This post is part of an ongoing series on 101 weird writers featured in The Weird compendium, the anthology that serves as the inspiration for this site. There is no ranking system; the order is determined by the schedule of posts.
Luigi Ugolini (1891 – 1980) was an Italian writer who garnered an international reputation for his short stories. Early on, Ugolini wrote articles and tales for newspapers. Later he dedicated himself almost exclusively to fiction for young people, which included works of historical biography and a sequel to Pinocchio. He also worked as an illustrator, notable especially for work on a number of Jules Verne novels. A compelling tale of weird transformation, “The Vegetable Man” was originally published in 1917 in an Italian publication whose title translates as The Illustrated Journal of Travel and Adventure Over Land and Sea. Brendan and Anna Connell’s skilful translation of the story for The Weird is the first in the English language. Brendan Connell has lent further insights on this story, deriving valuable context for reading not just from the author’s experience and viewpoints, but also from the spirit of the times in which he wrote.
– Adam Mills, editor of “101 Weird Writers”
Luigi Ugolini was born and died in Florence, Italy. The early part of his career was spent writing articles and short stories for many newspapers and journals, including La Nazione, La Gazetta del popolo, La Lettura, and Il Messaggero. Later he dedicated himself almost exclusively to fiction for young people. Ugolini was not so much a writer of the Weird as he was a writer who wrote some weird fiction—science fiction and fantasy.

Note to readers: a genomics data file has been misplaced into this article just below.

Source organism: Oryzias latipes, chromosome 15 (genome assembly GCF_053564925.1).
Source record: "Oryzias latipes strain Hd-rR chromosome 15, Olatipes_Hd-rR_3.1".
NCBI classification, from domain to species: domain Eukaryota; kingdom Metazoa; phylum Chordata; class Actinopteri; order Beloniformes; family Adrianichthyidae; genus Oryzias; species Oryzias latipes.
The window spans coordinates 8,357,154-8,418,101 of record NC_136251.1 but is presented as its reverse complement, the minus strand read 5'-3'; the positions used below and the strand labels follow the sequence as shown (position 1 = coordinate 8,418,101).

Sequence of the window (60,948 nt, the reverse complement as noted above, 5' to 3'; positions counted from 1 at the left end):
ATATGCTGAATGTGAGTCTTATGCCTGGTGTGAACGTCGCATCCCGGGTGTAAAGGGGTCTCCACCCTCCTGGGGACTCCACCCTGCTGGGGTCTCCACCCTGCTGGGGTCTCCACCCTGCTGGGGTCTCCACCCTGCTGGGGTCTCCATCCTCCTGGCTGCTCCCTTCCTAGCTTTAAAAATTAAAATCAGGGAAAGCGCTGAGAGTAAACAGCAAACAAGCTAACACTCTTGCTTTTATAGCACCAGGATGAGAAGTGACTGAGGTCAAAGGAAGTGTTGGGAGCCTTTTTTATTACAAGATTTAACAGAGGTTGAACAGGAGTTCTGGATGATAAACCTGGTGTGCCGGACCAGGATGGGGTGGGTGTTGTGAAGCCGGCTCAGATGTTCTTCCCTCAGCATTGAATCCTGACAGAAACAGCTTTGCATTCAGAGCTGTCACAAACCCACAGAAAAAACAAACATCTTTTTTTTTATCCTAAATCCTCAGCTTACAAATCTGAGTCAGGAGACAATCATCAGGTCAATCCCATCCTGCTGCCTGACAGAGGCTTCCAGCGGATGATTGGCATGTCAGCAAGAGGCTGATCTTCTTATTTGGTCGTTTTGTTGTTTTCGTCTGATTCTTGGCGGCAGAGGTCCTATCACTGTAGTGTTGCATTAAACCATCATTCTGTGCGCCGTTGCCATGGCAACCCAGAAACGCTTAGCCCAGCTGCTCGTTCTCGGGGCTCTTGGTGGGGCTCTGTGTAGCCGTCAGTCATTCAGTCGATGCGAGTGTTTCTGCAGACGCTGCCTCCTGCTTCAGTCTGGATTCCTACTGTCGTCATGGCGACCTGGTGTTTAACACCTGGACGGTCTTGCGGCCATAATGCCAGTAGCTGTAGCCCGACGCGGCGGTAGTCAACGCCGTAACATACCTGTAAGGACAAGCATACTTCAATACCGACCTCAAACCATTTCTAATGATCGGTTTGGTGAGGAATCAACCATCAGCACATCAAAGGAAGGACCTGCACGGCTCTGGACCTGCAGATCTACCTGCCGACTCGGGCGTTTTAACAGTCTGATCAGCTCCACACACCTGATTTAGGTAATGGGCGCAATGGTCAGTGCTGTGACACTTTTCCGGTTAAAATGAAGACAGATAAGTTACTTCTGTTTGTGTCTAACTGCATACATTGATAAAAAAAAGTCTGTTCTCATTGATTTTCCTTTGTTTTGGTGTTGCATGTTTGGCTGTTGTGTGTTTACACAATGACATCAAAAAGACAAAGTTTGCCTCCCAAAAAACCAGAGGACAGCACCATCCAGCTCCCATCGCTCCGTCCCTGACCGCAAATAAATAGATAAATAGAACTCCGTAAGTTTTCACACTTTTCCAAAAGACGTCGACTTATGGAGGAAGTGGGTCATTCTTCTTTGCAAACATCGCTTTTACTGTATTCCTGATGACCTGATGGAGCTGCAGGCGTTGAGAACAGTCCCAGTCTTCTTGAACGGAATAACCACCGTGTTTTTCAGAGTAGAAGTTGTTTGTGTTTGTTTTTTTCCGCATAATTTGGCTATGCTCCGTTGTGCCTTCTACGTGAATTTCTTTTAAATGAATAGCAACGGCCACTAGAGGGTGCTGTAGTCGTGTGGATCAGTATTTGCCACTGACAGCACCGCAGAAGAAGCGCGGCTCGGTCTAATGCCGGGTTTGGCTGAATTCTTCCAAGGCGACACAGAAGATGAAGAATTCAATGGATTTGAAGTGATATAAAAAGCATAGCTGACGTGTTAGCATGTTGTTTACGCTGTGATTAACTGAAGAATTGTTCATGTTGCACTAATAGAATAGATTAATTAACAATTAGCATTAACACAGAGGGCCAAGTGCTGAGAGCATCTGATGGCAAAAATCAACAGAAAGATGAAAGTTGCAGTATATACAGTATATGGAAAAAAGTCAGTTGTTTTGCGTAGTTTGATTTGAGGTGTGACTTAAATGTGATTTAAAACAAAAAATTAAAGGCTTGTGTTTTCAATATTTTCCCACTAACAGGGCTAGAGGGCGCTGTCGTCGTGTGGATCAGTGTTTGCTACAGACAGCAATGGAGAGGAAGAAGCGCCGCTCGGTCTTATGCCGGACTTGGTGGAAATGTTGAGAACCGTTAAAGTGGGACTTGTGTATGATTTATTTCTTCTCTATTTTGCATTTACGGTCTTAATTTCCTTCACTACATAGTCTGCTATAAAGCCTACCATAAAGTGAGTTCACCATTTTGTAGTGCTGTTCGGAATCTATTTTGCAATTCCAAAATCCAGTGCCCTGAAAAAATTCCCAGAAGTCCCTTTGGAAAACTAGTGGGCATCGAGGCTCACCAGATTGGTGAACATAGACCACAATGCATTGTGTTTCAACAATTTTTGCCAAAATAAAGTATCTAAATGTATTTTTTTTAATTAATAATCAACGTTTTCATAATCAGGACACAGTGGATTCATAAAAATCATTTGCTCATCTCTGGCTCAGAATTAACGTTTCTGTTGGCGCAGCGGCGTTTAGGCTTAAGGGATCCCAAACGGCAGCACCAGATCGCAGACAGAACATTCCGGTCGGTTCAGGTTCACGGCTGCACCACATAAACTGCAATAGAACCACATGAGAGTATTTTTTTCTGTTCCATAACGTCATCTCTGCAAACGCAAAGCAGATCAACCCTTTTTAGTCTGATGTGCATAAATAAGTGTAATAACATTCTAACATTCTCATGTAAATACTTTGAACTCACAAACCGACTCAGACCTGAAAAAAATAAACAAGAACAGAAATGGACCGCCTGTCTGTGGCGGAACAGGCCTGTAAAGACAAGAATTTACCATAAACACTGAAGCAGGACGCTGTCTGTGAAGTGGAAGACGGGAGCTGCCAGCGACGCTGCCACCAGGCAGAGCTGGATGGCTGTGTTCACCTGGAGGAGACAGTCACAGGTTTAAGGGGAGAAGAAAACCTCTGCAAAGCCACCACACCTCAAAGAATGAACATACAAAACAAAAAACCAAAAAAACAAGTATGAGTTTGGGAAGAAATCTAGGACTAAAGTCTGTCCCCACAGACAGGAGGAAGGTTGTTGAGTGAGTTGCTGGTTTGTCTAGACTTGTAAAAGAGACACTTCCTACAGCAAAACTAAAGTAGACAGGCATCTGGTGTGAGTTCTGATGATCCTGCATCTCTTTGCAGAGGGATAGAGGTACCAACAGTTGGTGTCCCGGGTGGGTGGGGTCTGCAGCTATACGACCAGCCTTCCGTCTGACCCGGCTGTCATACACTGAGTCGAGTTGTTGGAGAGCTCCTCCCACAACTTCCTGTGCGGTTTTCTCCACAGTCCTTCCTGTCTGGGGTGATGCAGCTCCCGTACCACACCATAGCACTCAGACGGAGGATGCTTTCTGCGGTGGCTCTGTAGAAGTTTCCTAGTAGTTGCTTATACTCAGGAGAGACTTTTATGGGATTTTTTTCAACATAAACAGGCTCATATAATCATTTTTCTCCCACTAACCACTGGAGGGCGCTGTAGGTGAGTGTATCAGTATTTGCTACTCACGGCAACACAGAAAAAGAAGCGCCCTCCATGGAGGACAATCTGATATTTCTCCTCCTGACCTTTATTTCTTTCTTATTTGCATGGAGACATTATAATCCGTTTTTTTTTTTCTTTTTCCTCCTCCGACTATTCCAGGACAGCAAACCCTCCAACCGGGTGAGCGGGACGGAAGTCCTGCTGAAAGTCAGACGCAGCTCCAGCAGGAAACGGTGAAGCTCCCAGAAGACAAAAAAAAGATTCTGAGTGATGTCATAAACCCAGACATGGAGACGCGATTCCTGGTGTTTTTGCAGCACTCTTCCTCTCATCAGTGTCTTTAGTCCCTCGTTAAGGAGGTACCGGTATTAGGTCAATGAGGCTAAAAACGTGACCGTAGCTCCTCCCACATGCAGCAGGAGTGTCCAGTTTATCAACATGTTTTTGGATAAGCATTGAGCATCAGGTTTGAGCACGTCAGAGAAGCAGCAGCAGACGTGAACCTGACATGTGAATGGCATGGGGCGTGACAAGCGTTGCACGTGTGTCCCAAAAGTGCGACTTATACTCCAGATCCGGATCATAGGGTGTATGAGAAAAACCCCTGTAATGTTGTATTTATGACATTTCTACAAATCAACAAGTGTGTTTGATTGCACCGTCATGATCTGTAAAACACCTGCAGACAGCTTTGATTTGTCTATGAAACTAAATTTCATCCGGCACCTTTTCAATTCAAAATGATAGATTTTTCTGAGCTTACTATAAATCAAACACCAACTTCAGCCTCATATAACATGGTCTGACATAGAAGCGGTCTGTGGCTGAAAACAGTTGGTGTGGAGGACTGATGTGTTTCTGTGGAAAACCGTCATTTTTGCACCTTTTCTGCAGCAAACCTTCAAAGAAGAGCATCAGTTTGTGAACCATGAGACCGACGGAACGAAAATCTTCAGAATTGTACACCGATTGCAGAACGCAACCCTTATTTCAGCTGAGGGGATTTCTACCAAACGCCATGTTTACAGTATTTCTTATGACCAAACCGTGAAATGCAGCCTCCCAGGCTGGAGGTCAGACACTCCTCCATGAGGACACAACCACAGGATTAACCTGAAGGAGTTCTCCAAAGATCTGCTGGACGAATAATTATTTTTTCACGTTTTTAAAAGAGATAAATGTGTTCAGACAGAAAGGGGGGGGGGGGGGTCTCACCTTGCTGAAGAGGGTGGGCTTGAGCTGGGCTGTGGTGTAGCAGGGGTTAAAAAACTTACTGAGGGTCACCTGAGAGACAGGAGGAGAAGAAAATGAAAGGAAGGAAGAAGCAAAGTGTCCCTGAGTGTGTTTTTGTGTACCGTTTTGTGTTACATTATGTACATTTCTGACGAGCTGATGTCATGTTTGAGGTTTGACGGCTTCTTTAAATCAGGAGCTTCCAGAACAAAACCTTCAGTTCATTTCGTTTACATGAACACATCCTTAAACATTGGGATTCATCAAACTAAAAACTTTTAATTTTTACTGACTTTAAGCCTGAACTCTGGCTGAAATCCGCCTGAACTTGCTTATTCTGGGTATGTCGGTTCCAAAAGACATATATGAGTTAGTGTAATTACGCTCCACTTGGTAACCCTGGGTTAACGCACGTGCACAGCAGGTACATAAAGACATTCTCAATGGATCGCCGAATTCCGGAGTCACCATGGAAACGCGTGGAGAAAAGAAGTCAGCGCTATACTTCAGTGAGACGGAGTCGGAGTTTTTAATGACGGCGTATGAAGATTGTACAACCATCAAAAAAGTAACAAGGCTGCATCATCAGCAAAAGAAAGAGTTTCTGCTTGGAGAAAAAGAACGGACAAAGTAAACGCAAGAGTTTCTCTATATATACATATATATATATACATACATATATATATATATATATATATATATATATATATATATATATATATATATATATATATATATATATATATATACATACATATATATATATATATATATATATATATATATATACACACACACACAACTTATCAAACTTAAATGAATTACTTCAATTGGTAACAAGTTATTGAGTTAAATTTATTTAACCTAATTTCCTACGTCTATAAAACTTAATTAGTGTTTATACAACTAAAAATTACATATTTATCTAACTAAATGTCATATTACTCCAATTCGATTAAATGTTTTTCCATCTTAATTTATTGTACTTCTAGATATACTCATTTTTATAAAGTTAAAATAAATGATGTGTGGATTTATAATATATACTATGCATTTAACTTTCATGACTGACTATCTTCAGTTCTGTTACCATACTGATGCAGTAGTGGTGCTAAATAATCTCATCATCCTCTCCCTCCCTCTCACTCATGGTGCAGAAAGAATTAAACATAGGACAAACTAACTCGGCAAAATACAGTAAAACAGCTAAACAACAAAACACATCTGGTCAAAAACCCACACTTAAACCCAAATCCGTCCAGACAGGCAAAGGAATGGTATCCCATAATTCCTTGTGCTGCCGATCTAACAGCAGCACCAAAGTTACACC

Context is everything.
From the mid 1800’s until the beginning of World War II, the hunger in Italy for science fiction was vast, in large part due to the popularity of such writers as Jules Verne and H.G. Wells. Most of the work consumed was either distributed through publishers like Sonzogno who put out, amongst countless other things, the complete works of Jules Verne at modest prices, or periodicals, such as Per Terra e Per Mare, La Sfinge, La Domenica del Corriere, etc. The publishers for the most part concentrated on putting out translations of works from the French and English. But even this could not satisfy the demand of the public.
These publications offered a way for numerous Italian authors to make small amounts of money, gain experience, and a little exposure. Often stories were written one day and published the next. Novels were published as romanzi d’appendice, serial adventures which made up a portion of many newspapers. A number of famous Italian authors, such as Emilio Salgari, Carolina Invernizio, and Francesco Mastriani, were launched in this manner, the first for his adventure stories, the second for her lurid romances, the last for his mysteries and novels of social realism.